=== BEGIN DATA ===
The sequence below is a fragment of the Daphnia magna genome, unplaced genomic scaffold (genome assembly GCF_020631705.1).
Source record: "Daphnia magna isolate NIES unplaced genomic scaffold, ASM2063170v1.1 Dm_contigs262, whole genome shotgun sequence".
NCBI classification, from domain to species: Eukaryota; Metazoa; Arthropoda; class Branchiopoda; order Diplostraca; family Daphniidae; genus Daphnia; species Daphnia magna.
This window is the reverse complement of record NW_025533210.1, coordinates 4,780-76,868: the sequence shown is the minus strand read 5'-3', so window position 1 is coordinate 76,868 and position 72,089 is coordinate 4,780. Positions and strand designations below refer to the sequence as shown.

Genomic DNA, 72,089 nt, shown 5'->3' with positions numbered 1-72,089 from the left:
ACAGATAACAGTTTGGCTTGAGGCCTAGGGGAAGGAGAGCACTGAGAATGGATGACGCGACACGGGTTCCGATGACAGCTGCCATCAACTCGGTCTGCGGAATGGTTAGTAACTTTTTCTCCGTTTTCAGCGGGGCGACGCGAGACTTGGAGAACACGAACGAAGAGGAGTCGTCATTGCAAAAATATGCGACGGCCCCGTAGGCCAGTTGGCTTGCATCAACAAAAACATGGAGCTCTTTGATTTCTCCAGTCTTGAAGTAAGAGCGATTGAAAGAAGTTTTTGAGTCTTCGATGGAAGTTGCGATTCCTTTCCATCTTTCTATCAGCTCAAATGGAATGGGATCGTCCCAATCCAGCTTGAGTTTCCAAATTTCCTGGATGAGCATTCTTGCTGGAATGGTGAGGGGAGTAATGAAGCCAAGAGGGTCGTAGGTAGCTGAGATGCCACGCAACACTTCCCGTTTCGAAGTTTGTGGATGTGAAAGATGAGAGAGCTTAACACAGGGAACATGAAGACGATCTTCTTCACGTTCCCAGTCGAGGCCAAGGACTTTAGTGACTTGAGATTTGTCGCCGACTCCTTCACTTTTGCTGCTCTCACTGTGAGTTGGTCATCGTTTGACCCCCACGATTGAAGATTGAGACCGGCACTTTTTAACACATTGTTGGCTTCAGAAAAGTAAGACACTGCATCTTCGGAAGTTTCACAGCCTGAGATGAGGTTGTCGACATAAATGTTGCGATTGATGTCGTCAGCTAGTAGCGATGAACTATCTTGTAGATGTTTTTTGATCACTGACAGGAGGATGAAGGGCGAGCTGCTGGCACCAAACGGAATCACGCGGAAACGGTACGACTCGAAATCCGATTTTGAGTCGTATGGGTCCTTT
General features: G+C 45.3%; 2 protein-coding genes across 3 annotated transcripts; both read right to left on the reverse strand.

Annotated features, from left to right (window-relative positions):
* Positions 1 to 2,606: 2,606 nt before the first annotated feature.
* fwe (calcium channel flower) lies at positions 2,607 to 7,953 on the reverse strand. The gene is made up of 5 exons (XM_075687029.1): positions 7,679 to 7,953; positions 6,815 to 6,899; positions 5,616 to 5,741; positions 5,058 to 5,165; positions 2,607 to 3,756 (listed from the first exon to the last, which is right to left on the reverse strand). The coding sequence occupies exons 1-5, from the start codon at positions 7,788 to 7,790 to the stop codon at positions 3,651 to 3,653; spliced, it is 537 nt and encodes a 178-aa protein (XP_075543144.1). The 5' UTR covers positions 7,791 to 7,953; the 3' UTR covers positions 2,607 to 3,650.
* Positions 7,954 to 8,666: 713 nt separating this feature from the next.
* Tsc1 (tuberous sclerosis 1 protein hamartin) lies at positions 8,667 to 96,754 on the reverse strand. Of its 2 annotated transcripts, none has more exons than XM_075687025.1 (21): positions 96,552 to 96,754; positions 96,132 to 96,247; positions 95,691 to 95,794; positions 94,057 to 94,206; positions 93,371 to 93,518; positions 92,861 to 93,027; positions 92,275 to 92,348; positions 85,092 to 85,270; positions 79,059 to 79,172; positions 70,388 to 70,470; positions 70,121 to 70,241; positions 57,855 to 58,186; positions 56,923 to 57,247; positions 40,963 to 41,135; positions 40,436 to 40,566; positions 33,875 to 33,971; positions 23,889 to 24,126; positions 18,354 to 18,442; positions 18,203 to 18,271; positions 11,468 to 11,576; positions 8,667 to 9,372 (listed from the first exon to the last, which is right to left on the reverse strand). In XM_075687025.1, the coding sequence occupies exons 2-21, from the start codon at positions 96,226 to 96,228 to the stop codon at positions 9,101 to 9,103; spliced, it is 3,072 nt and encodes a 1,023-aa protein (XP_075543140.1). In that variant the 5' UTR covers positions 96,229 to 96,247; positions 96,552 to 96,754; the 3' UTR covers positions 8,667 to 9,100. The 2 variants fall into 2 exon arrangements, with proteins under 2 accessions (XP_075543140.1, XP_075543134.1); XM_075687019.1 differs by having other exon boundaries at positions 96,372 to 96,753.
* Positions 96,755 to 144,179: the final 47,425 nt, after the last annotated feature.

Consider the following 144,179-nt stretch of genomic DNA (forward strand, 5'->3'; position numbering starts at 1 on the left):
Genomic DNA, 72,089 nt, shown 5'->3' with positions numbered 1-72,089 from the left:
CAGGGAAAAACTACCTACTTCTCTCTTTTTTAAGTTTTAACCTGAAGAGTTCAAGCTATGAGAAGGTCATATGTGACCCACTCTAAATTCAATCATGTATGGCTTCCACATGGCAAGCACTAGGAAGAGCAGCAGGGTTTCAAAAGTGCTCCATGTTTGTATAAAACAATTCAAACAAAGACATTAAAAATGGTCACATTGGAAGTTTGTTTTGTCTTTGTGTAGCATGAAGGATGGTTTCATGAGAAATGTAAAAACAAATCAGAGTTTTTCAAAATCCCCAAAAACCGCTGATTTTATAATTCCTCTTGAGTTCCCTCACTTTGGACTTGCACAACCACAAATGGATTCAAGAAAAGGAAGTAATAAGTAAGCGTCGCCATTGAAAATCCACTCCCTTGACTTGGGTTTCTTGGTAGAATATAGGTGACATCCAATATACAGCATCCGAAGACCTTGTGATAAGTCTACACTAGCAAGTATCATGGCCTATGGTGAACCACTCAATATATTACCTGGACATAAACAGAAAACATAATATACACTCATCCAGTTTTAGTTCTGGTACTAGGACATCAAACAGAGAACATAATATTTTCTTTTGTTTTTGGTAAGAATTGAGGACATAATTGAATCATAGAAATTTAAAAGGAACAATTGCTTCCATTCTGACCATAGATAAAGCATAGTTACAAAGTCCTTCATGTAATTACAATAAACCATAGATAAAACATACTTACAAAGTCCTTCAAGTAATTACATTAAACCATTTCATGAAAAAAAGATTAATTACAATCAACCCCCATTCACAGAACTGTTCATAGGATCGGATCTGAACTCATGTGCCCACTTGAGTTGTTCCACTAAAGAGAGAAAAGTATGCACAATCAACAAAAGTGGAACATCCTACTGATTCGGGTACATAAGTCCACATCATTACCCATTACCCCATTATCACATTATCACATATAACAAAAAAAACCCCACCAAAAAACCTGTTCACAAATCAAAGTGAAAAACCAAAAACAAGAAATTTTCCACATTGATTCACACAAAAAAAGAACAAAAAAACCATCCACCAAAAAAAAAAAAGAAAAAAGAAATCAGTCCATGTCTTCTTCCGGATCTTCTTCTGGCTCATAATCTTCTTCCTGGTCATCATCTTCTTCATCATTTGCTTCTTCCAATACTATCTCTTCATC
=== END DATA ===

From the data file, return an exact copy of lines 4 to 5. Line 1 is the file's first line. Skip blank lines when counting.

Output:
This window is the reverse complement of record NW_025533210.1, coordinates 4,780-76,868: the sequence shown is the minus strand read 5'-3', so window position 1 is coordinate 76,868 and position 72,089 is coordinate 4,780. Positions and strand designations below refer to the sequence as shown.

Genomic DNA, 72,089 nt, shown 5'->3' with positions numbered 1-72,089 from the left: